W2ARP Amateur Radio,

Robert Pantazes

Installation Saga of the new K2BR repeater, Aug. 2010
By Robert Pantazes, W2ARP
Southern Counties Amateur Radio Club (SCARA) had an old Motorola Micor Mobile
built and modified as a 2-meter repeater by Jack K3IHA (SK). We were having problems
with the 35-year-old Micor. The Club's Board of Directors and the Membership voted to
purchase a new repeater in June 2010.
The repeater committee decided on a Vertex/Standard repeater model VXR-7000. This
unit is a 50 watts continuous duty model with an advanced microprocessor controlled
transmitter and receiver. We would interface the new repeater with the already updated
SCOM 7K controller. The VXR-7000 has the ability to be connected to an external
controller, plus it has a built in controller as a backup. We used the ACC connector port
of the VXR-7000 to interface our SCOM 7K.
I built a cabling interface between the VXR-7000 repeater and the SCOM 7K controller.
Ed, W2KP, built a shelf to put the VXR-7000 on in the equipment rack. The VXR-7000
was ordered by Club President Bill, KC2AAY in July 2010. When it arrived from the
vendor, I set it up on my bench for testing and check out of the repeater. We found that
the vendor did not program the new repeater correctly; it would not let the TX PTT if a
signal is present at the RX. A repeater must TX and RX at the same time.
Lou, KA2NTT, contacted the vendor and had them send us the programming software
and interface cable so we could correct the error. After we received the software and cable,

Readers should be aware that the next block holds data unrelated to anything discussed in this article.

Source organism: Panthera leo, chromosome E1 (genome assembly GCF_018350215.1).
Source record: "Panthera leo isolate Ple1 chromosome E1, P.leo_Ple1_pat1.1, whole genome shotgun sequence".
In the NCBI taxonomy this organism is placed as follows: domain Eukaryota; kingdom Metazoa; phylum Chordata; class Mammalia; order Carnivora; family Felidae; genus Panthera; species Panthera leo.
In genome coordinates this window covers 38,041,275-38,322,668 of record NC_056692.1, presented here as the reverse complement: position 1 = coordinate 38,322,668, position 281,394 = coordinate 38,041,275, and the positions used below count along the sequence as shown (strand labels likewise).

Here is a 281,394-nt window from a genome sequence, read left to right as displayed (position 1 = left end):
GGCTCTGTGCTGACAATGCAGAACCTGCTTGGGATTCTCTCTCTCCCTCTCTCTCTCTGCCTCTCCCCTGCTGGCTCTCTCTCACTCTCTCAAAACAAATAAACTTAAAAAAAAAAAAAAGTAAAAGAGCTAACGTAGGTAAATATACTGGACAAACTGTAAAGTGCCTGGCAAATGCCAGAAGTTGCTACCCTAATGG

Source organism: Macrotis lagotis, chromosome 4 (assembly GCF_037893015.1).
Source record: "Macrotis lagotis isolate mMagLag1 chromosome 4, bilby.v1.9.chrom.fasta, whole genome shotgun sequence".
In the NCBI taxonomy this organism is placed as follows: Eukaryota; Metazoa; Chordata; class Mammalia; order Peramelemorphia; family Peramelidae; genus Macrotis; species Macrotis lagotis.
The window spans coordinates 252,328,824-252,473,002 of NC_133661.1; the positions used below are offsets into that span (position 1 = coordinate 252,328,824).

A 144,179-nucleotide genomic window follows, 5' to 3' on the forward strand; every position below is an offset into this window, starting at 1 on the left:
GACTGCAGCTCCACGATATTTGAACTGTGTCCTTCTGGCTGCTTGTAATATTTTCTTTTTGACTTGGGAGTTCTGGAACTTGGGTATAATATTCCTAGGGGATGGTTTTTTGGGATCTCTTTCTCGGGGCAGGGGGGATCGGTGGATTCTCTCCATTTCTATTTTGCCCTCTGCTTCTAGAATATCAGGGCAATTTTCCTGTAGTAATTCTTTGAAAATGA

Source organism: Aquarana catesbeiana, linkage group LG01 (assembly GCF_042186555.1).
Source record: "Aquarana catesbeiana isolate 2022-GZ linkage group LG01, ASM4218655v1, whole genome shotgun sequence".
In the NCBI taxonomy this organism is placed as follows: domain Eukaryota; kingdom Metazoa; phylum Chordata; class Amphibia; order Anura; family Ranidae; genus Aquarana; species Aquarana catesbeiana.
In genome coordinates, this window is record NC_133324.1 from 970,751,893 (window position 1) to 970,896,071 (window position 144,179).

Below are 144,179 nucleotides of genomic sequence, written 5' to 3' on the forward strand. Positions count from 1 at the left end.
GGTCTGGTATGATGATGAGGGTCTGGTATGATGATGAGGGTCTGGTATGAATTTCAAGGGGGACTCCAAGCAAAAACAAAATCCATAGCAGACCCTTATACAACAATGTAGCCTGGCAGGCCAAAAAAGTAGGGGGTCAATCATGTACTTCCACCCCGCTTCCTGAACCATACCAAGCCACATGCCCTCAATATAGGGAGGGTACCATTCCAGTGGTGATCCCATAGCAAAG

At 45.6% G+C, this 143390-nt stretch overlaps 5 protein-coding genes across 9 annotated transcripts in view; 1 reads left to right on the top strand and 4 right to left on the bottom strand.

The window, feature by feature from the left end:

we corrected the vendor's software error.
Bill, KC2AAY, Lou, KA2NTT, Ed, W2KP, Arnie, W2OB, Howard KC2TYZ and
myself then mounted the repeater and connected it to the SCOM 7K controller, duplexer
and antenna for on the air testing. The audio levels were then setup by Lou, KA2NTT
and I using a Ramsey over the air-metering monitor.
During testing we found that the unit would sometimes shut down the TX power out.
After checking the Duplexer (the unit that passes the RX and TX signal to the same
antenna), cables and antenna we concluded that we had a bad VXR-7000 repeater. We
could temporarily run the repeater into two antennas, one for RX and the other for TX.
We then contacted the vendor and found out that there is an issue with the VXR-7000
going into a Duplexer. The Vendor and Vertex knew of a modification that had to be done
to the final TX RF stage. To save us the trouble of doing the modification the vendor sent
a replacement repeater.
We did not have the time to finish the install on the first day and all agreed to let the
repeater run as a non CTCSS (tone) or Carrier Squelch repeater. We still had to wire the
CTCSS encoder into the controller (the VXR-7000 does not have CTCSS Decode
output). We received the second new repeater a week later and Lou, KA2NTT, Bill,
KC2AAY and Arnie, W2OB switched machines. The shut down problem went away
and the repeater worked to spec. We were still on Carrier Squelch operation and Lou,
KA2NTT tried to use the repeater's internal CTCSS Decode to turn on the TX with a
correct tone, but the controller would lock out the repeater. Therefore, we decided to keep
the unit on line as a Carrier Squelch Repeater.
I was recovering from shoulder surgery and when I felt better would install the CTCSS
decoder board into the SCOM 7k.
Three weeks after the start of the install of the VXR-7000, myself, John, K2JGB, and
Bill KC2AAY, did install the CTCSS board and got the repeater running as a full tone
excess (CTCSS) machine on Monday, August 9, 2010.
To all who helped out, SCARA
Thanks you for your hard work and expertise on this club project!
This article appeared in the SCARA NewsLetter and was edited by: Larry Schall,


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K2BR/R 146.745 (-) 146.2 CTCSS